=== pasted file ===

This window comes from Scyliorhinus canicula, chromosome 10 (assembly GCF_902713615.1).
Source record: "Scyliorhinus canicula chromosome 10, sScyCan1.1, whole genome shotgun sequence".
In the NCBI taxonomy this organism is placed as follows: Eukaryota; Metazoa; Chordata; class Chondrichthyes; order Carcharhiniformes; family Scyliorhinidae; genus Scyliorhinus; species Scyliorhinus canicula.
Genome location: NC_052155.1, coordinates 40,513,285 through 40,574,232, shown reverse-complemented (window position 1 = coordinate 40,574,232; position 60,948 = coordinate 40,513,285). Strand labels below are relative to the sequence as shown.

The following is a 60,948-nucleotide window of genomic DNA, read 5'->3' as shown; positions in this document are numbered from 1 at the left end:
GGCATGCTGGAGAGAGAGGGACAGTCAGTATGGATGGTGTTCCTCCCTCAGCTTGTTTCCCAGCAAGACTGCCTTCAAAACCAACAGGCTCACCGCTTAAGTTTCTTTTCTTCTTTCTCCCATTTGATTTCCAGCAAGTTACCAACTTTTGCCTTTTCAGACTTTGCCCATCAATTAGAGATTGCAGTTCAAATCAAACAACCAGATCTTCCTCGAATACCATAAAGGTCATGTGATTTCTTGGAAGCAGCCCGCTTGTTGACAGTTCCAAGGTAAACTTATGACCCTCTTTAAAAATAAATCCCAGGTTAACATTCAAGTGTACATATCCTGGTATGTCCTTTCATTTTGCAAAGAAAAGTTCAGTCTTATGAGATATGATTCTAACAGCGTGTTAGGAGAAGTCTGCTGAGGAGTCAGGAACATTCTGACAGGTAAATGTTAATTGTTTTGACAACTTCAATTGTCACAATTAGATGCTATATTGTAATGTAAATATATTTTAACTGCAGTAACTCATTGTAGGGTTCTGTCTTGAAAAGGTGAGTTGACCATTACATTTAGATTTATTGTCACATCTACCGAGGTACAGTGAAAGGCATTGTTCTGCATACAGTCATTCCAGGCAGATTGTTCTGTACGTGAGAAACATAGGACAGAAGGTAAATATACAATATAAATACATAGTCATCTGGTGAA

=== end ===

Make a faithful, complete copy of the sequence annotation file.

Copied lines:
This window comes from Scyliorhinus canicula, chromosome 10 (assembly GCF_902713615.1).
Source record: "Scyliorhinus canicula chromosome 10, sScyCan1.1, whole genome shotgun sequence".
In the NCBI taxonomy this organism is placed as follows: Eukaryota; Metazoa; Chordata; class Chondrichthyes; order Carcharhiniformes; family Scyliorhinidae; genus Scyliorhinus; species Scyliorhinus canicula.
Genome location: NC_052155.1, coordinates 40,513,285 through 40,574,232, shown reverse-complemented (window position 1 = coordinate 40,574,232; position 60,948 = coordinate 40,513,285). Strand labels below are relative to the sequence as shown.

The following is a 60,948-nucleotide window of genomic DNA, read 5'->3' as shown; positions in this document are numbered from 1 at the left end:
GGCATGCTGGAGAGAGAGGGACAGTCAGTATGGATGGTGTTCCTCCCTCAGCTTGTTTCCCAGCAAGACTGCCTTCAAAACCAACAGGCTCACCGCTTAAGTTTCTTTTCTTCTTTCTCCCATTTGATTTCCAGCAAGTTACCAACTTTTGCCTTTTCAGACTTTGCCCATCAATTAGAGATTGCAGTTCAAATCAAACAACCAGATCTTCCTCGAATACCATAAAGGTCATGTGATTTCTTGGAAGCAGCCCGCTTGTTGACAGTTCCAAGGTAAACTTATGACCCTCTTTAAAAATAAATCCCAGGTTAACATTCAAGTGTACATATCCTGGTATGTCCTTTCATTTTGCAAAGAAAAGTTCAGTCTTATGAGATATGATTCTAACAGCGTGTTAGGAGAAGTCTGCTGAGGAGTCAGGAACATTCTGACAGGTAAATGTTAATTGTTTTGACAACTTCAATTGTCACAATTAGATGCTATATTGTAATGTAAATATATTTTAACTGCAGTAACTCATTGTAGGGTTCTGTCTTGAAAAGGTGAGTTGACCATTACATTTAGATTTATTGTCACATCTACCGAGGTACAGTGAAAGGCATTGTTCTGCATACAGTCATTCCAGGCAGATTGTTCTGTACGTGAGAAACATAGGACAGAAGGTAAATATACAATATAAATACATAGTCATCTGGTGAA